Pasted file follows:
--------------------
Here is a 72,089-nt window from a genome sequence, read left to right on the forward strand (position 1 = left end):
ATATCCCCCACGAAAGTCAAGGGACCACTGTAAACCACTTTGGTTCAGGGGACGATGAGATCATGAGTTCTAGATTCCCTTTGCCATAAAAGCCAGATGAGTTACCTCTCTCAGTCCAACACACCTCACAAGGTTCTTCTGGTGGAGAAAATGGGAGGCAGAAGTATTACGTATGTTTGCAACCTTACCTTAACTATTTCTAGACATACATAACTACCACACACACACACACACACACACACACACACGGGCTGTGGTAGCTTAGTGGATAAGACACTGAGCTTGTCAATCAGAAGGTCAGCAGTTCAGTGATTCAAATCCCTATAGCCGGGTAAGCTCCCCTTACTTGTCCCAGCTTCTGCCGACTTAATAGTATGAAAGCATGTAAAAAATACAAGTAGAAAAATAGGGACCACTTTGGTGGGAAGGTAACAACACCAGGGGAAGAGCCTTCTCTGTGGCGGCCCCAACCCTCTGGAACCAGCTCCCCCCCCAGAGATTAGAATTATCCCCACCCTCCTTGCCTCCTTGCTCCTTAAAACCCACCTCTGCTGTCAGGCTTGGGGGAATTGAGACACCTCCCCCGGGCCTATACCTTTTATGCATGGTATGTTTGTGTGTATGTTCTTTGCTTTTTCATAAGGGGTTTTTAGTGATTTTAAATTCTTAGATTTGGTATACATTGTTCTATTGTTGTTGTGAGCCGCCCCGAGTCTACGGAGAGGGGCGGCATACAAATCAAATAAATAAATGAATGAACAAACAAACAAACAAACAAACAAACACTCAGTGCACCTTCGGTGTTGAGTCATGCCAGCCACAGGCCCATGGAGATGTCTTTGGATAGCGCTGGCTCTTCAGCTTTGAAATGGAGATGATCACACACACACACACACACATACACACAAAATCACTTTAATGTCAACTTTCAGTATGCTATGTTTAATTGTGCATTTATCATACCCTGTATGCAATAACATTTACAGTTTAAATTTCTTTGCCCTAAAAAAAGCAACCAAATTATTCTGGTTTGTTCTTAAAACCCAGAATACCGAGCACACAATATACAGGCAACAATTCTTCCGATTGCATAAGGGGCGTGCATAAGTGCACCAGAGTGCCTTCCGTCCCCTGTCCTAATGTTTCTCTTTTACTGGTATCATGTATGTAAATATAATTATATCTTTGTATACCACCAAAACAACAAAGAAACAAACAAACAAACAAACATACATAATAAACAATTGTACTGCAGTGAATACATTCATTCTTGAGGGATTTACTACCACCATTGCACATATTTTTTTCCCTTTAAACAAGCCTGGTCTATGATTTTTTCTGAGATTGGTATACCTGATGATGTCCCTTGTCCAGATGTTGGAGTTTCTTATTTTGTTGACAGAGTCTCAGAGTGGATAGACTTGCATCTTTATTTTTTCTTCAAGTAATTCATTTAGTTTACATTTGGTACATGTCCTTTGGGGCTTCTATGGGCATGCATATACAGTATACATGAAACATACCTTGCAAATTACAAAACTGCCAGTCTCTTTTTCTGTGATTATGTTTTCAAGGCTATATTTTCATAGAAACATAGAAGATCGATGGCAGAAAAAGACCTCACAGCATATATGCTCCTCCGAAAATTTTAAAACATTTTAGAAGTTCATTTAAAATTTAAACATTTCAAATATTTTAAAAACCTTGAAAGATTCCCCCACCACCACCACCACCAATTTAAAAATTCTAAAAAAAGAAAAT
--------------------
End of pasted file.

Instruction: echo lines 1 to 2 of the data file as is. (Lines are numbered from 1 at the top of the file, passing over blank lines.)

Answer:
Here is a 72,089-nt window from a genome sequence, read left to right on the forward strand (position 1 = left end):
ATATCCCCCACGAAAGTCAAGGGACCACTGTAAACCACTTTGGTTCAGGGGACGATGAGATCATGAGTTCTAGATTCCCTTTGCCATAAAAGCCAGATGAGTTACCTCTCTCAGTCCAACACACCTCACAAGGTTCTTCTGGTGGAGAAAATGGGAGGCAGAAGTATTACGTATGTTTGCAACCTTACCTTAACTATTTCTAGACATACATAACTACCACACACACACACACACACACACACACACACGGGCTGTGGTAGCTTAGTGGATAAGACACTGAGCTTGTCAATCAGAAGGTCAGCAGTTCAGTGATTCAAATCCCTATAGCCGGGTAAGCTCCCCTTACTTGTCCCAGCTTCTGCCGACTTAATAGTATGAAAGCATGTAAAAAATACAAGTAGAAAAATAGGGACCACTTTGGTGGGAAGGTAACAACACCAGGGGAAGAGCCTTCTCTGTGGCGGCCCCAACCCTCTGGAACCAGCTCCCCCCCCAGAGATTAGAATTATCCCCACCCTCCTTGCCTCCTTGCTCCTTAAAACCCACCTCTGCTGTCAGGCTTGGGGGAATTGAGACACCTCCCCCGGGCCTATACCTTTTATGCATGGTATGTTTGTGTGTATGTTCTTTGCTTTTTCATAAGGGGTTTTTAGTGATTTTAAATTCTTAGATTTGGTATACATTGTTCTATTGTTGTTGTGAGCCGCCCCGAGTCTACGGAGAGGGGCGGCATACAAATCAAATAAATAAATGAATGAACAAACAAACAAACAAACAAACAAACACTCAGTGCACCTTCGGTGTTGAGTCATGCCAGCCACAGGCCCATGGAGATGTCTTTGGATAGCGCTGGCTCTTCAGCTTTGAAATGGAGATGATCACACACACACACACACACATACACACAAAATCACTTTAATGTCAACTTTCAGTATGCTATGTTTAATTGTGCATTTATCATACCCTGTATGCAATAACATTTACAGTTTAAATTTCTTTGCCCTAAAAAAAGCAACCAAATTATTCTGGTTTGTTCTTAAAACCCAGAATACCGAGCACACAATATACAGGCAACAATTCTTCCGATTGCATAAGGGGCGTGCATAAGTGCACCAGAGTGCCTTCCGTCCCCTGTCCTAATGTTTCTCTTTTACTGGTATCATGTATGTAAATATAATTATATCTTTGTATACCACCAAAACAACAAAGAAACAAACAAACAAACAAACATACATAATAAACAATTGTACTGCAGTGAATACATTCATTCTTGAGGGATTTACTACCACCATTGCACATATTTTTTTCCCTTTAAACAAGCCTGGTCTATGATTTTTTCTGAGATTGGTATACCTGATGATGTCCCTTGTCCAGATGTTGGAGTTTCTTATTTTGTTGACAGAGTCTCAGAGTGGATAGACTTGCATCTTTATTTTTTCTTCAAGTAATTCATTTAGTTTACATTTGGTACATGTCCTTTGGGGCTTCTATGGGCATGCATATACAGTATACATGAAACATACCTTGCAAATTACAAAACTGCCAGTCTCTTTTTCTGTGATTATGTTTTCAAGGCTATATTTTCATAGAAACATAGAAGATCGATGGCAGAAAAAGACCTCACAGCATATATGCTCCTCCGAAAATTTTAAAACATTTTAGAAGTTCATTTAAAATTTAAACATTTCAAATATTTTAAAAACCTTGAAAGATTCCCCCACCACCACCACCACCAATTTAAAAATTCTAAAAAAAGAAAAT